Circular of General Land Office, March 8, 1854.
When the greater part of a forty-acre tract or other equivalent legal subdivision, is swampy or subject to such regular periodical overflow as to injure or destroy the crops, it will be considered as "swamp or overflowed land," within the meaning of the act of congress, approved September twenty-eighth, one thousand eight hundred and fifty, and therefore inure to the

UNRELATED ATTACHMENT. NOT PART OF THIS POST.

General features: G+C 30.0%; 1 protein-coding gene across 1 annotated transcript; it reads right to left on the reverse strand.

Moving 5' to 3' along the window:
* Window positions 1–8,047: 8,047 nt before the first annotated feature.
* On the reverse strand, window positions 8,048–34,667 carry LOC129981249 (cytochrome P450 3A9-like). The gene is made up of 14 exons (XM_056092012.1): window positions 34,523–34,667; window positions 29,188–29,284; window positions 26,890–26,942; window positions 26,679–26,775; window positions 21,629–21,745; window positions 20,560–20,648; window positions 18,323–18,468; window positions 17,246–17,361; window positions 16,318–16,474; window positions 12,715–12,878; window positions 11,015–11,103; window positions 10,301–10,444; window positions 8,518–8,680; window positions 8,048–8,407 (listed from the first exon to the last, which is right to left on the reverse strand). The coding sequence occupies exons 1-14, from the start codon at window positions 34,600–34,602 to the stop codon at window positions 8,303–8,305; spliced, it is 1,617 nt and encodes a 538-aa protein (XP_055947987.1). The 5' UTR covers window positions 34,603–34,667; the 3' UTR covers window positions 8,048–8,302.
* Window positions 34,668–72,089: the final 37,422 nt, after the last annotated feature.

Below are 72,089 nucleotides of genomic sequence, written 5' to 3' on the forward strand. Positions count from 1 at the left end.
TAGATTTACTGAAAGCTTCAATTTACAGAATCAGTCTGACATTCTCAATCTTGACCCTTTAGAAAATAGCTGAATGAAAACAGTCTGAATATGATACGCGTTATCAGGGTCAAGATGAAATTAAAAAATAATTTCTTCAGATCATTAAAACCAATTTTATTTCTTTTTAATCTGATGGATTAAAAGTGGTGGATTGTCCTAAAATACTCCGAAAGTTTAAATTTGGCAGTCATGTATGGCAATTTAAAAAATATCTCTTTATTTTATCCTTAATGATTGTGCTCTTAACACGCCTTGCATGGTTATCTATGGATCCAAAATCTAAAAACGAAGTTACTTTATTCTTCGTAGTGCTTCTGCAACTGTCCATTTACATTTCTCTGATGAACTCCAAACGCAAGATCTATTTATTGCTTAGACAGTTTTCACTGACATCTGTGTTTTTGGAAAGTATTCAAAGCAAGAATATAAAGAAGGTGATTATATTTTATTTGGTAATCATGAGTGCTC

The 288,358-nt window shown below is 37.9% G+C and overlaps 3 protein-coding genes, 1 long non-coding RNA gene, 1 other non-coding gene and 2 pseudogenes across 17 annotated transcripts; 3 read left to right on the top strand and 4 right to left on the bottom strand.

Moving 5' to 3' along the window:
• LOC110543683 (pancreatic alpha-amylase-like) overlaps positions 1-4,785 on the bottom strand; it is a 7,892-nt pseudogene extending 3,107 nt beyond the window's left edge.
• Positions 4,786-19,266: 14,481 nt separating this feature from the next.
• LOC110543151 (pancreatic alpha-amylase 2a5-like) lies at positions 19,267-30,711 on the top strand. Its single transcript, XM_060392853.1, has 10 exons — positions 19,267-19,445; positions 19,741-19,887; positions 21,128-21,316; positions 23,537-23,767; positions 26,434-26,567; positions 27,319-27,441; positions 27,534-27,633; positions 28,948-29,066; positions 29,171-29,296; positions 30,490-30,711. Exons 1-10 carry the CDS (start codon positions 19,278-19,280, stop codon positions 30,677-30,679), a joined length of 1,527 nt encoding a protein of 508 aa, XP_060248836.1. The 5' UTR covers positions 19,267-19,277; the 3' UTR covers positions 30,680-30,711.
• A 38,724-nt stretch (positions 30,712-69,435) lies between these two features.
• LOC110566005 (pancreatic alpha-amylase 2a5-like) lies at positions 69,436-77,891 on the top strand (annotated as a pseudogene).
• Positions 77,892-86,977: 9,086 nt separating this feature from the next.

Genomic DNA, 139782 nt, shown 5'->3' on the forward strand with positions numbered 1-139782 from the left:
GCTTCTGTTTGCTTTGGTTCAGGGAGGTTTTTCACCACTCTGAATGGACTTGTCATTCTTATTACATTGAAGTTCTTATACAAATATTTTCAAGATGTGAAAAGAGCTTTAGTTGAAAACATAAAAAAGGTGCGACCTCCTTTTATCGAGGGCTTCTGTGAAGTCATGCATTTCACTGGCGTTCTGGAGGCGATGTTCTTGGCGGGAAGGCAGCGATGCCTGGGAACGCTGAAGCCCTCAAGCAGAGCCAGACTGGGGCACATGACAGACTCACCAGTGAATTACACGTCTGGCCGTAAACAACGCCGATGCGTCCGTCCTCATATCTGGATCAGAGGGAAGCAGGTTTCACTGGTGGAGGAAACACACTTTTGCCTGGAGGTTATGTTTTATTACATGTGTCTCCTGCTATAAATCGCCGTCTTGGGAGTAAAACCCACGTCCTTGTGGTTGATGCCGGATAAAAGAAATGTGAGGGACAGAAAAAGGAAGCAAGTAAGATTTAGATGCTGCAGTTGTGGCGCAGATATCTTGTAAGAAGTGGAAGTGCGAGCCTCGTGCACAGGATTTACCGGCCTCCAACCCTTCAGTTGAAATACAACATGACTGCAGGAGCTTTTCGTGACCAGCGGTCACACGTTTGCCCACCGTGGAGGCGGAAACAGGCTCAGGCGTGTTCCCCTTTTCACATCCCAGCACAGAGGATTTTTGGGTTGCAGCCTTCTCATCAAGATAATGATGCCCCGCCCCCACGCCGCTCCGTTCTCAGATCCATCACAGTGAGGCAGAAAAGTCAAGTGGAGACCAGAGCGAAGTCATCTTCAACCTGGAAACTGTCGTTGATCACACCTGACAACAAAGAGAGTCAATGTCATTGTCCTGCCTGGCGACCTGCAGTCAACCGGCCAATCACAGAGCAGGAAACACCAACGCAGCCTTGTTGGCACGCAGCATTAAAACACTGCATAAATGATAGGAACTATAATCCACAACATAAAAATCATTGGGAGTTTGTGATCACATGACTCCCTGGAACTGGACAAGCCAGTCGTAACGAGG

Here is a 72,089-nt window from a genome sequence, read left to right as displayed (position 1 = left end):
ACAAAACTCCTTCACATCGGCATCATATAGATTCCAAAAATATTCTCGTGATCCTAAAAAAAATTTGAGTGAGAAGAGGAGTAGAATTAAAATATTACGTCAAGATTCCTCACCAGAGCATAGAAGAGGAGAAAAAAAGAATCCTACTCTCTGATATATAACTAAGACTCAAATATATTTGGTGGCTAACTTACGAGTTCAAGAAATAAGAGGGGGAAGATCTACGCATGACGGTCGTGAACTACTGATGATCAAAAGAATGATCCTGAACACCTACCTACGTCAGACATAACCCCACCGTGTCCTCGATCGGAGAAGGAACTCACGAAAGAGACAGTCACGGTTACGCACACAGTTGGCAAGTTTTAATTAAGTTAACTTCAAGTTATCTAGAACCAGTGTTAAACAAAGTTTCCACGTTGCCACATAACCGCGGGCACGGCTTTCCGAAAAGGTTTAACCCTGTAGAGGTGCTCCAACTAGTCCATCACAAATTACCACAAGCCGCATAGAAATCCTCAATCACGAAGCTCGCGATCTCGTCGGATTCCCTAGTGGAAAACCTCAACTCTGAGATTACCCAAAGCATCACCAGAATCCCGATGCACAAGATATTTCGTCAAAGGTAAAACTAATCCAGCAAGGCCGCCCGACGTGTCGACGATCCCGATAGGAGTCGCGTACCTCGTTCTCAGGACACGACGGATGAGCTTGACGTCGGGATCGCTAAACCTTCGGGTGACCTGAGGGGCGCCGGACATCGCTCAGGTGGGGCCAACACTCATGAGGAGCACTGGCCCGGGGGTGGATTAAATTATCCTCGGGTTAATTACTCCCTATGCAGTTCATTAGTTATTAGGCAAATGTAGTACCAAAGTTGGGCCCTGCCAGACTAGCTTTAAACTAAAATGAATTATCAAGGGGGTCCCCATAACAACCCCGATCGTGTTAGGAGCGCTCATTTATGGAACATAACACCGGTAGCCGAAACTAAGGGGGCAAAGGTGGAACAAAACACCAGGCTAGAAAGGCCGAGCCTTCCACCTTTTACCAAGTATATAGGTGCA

SEC. 10. From and after the passage of this act, every person being the head of a family, or widow, or single man, over the age of twenty-one years, and being a citizen of the United States, or having filed his declaration of intention to become a citizen, as required by the nat uralization laws, who since the first day of June, A. D. eighteen hundred and forty, has made or shall hereafter make a settlement in person upon the public lands, to which the Indian title has been at the time of such settlement extinguished, and which has been or shall have been surveyed prior thereto, and who shall inhabit and improve the same, and who has or shall erect a dwelling-house thereon, shall be and is hereby authorized to enter with the register of the land office for the district in which such land may lie, by legal subdivisions, any number of acres not exceeding one hundred and sixty, or a quarter section of land, to include the residence of such claimant, upon paying to the United States the minimum price of such land, subject, however, to the following limitations and exceptions: No person shall be entitled to more than one pre-emption right by virtue of this act; no person who is the proprietor of three hundred and twenty acres of land in any state or territory of the United States, and no per son who shall quit or abandon his residence on his own land to reside on the public land in the same state or territory, shall acquire any right of pre-emption under this act; no lands included in any reservation, by any treaty, law, or proclamation of the president of the United States, or reserved for salines or for other purposes; no land reserved for the support of schools, nor the lands acquired by either of the two last treaties with the Miami tribe of Indians in the state of Indiana, or which may be acquired of the Wyandot tribe of Indians in the state of Ohio, or other Indian reservation to which the title has been or may be extinguished by the United States at any time during the operation of this act; no sections of land reserved to the United States alternate to other sections granted to any of the states for the construction of any canal, railroad or other public improvement; no sections or fractions of sections, included within the limits of any incorporated town; no portions of the public lands which have been selected as the site for a city or town; no parcel or lot of land actually settled and occupied for the purposes of trade and not agriculture; and no lands on which are situated any known salines or mines, shall be liable to entry under and by virtue of the provisions of this act And so much of the proviso of the act of twenty-second of June, one thousand eight hundred and thirty-eight, or any order of the president of the United States, as directs certain reservations to be made in favor of certain claims under the treaty of Dancing Rabbit Creek, be, and the same is hereby repealed; provided, that such repeal shall not affect any title to any tract of land secured in virtue of said treaty.